By Simon Johnson. This material was prepared as part of the New York Times’ Room for Debate on “Should Mega-Banks Be Broken Apart“? I strongly recommend the post by Anat Admati.
Writing in the Washington Post, in November 2009, Jamie Dimon, chief executive of JP Morgan Chase, argued:
“Creating the structures to allow for the orderly failure of a large financial institution starts with giving regulators the authority to facilitate failures when they occur. Under such a system, a failed bank’s shareholders should lose their value; unsecured creditors should be at risk and, if necessary, wiped out. A regulator should be able to terminate management and boards and liquidate assets. Those who benefited from mismanaging risks or taking on inappropriate risk should feel the pain.”
But the Dodd-Frank financial reform legislation does not create a “resolution mechanism” that can deal with cross-border megabanks; this point is admitted by all involved. And there is nothing in the G20 process or underway with any other international forum that would make a difference in this regard.
So when very big banks are on the brink of failure, the Obama administration and Congress will have to face this choice: either let this big bank go through bankruptcy, like Lehman Brothers, or provide it with a bailout — meaning complete protection for all creditors (but hope you can at least remove some management this time around).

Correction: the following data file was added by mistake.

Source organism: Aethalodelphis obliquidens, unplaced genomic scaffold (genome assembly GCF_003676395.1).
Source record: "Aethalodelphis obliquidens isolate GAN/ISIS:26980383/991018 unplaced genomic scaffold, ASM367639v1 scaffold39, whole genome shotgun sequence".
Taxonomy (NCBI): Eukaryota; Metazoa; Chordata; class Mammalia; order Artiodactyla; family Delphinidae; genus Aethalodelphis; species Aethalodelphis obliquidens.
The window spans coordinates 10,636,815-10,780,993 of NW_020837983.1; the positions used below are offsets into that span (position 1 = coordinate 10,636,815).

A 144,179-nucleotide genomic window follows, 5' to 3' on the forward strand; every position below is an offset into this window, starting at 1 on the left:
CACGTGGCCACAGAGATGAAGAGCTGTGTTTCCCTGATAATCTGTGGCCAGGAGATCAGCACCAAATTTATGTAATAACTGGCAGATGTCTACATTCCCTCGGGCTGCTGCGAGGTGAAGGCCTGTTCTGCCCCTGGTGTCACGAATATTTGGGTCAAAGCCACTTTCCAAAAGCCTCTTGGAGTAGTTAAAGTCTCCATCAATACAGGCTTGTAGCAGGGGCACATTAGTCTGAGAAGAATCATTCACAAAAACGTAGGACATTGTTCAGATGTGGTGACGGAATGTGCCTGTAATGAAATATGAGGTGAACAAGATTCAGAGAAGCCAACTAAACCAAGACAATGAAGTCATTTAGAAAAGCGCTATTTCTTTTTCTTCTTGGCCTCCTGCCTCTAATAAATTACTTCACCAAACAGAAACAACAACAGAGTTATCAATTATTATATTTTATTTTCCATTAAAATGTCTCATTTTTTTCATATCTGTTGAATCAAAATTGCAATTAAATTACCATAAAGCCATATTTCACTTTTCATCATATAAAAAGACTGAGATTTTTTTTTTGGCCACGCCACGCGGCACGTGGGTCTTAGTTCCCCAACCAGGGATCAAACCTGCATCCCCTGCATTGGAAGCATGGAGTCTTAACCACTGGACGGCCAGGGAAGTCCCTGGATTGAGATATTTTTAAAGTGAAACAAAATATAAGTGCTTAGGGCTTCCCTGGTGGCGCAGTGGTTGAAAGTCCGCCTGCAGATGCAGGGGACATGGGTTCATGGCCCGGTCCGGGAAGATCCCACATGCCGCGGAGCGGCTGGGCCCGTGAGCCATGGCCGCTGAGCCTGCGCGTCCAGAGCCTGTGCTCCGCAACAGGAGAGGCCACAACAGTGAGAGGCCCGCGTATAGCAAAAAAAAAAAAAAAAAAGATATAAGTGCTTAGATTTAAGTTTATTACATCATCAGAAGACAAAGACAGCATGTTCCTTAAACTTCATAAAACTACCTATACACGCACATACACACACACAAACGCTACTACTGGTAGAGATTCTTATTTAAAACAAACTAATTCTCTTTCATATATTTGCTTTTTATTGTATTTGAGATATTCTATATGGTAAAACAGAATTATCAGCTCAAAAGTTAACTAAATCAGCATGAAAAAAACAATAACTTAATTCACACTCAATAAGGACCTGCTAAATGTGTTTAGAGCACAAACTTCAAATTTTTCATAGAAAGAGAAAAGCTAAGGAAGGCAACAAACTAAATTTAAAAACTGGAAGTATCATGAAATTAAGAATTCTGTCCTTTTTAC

Unfortunately, the Irish experience shows that the “let’s do an unsavory bailout” will like not end well next time. Our megabanks are getting bigger — as we demonstrated in 13 Bankers and as Thomas Hoenig argued in the Times last week — not because of any kind of legitimate market process, but because they benefit from an unfair and non-transparent government subsidy. And these big banks have recklessly dangerous levels of debt relative to equity, as Anat Admati and her colleagues have pointed out.
Put simply, by allowing our biggest banks to become even bigger — and more leveraged — the government is taking on a large contingent fiscal liability. Whatever you think of current fiscal policy — and whatever the outcome of the current debate over taxes and spending in the U.S. — remember this: by all standard balance sheet measures, Ireland was running responsible fiscal policy over the past decade. But the implicit liabilities of the Irish state were ballooning out of control, in direct proportion to the size of the biggest Irish banks. Three banks failed and this has taken down the entire Irish economy.
There are no economies of scale or scope in banking over about $100 billion in assets. Bankers, like Jamie Dimon, make claims to the contrary — including in an interview published in the New York Times on Sunday. But they do not have a single piece of evidence that society gains from having megabanks at today’s scale and with today’s leverage.
Our biggest banks are already subject to a partial size cap. According to the Riegle-Neal Act of 1994, no one bank can have more than 10 percent of total retail deposits in the United States. Unfortunately, the growth of wholesale financing and the global spread of these banks essentially made a mockery of this sensible macroprudential regulation.
We should update and apply the Riegle-Neal Act, exactly as proposed by Senators Sherrod Brown and Ted Kaufman in spring 2010.
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